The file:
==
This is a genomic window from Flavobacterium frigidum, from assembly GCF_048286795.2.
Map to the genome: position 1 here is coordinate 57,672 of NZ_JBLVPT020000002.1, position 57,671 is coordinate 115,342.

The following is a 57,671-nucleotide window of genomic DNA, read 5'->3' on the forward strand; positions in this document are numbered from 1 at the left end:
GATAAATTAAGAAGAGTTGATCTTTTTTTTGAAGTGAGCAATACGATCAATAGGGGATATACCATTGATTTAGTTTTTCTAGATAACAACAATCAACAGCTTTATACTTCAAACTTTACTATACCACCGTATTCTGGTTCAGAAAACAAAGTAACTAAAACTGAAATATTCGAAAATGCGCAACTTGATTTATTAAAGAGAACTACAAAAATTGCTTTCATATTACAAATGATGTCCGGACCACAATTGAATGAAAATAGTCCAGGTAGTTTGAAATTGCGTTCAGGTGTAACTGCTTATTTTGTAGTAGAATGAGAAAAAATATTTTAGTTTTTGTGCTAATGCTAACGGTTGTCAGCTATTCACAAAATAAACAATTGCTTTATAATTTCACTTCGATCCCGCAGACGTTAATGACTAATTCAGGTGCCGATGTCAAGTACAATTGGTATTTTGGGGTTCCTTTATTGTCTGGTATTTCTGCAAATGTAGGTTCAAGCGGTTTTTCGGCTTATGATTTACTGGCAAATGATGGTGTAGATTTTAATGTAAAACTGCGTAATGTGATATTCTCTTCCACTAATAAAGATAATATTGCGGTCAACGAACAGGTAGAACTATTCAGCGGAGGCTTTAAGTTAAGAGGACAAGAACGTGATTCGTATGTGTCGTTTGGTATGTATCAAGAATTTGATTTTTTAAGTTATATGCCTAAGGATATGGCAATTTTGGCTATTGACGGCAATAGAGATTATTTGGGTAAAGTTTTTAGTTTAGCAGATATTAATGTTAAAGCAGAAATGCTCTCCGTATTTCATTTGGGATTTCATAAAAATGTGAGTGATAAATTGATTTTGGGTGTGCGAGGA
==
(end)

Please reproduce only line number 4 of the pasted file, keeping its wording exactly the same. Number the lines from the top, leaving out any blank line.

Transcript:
GATAAATTAAGAAGAGTTGATCTTTTTTTTGAAGTGAGCAATACGATCAATAGGGGATATACCATTGATTTAGTTTTTCTAGATAACAACAATCAACAGCTTTATACTTCAAACTTTACTATACCACCGTATTCTGGTTCAGAAAACAAAGTAACTAAAACTGAAATATTCGAAAATGCGCAACTTGATTTATTAAAGAGAACTACAAAAATTGCTTTCATATTACAAATGATGTCCGGACCACAATTGAATGAAAATAGTCCAGGTAGTTTGAAATTGCGTTCAGGTGTAACTGCTTATTTTGTAGTAGAATGAGAAAAAATATTTTAGTTTTTGTGCTAATGCTAACGGTTGTCAGCTATTCACAAAATAAACAATTGCTTTATAATTTCACTTCGATCCCGCAGACGTTAATGACTAATTCAGGTGCCGATGTCAAGTACAATTGGTATTTTGGGGTTCCTTTATTGTCTGGTATTTCTGCAAATGTAGGTTCAAGCGGTTTTTCGGCTTATGATTTACTGGCAAATGATGGTGTAGATTTTAATGTAAAACTGCGTAATGTGATATTCTCTTCCACTAATAAAGATAATATTGCGGTCAACGAACAGGTAGAACTATTCAGCGGAGGCTTTAAGTTAAGAGGACAAGAACGTGATTCGTATGTGTCGTTTGGTATGTATCAAGAATTTGATTTTTTAAGTTATATGCCTAAGGATATGGCAATTTTGGCTATTGACGGCAATAGAGATTATTTGGGTAAAGTTTTTAGTTTAGCAGATATTAATGTTAAAGCAGAAATGCTCTCCGTATTTCATTTGGGATTTCATAAAAATGTGAGTGATAAATTGATTTTGGGTGTGCGAGGA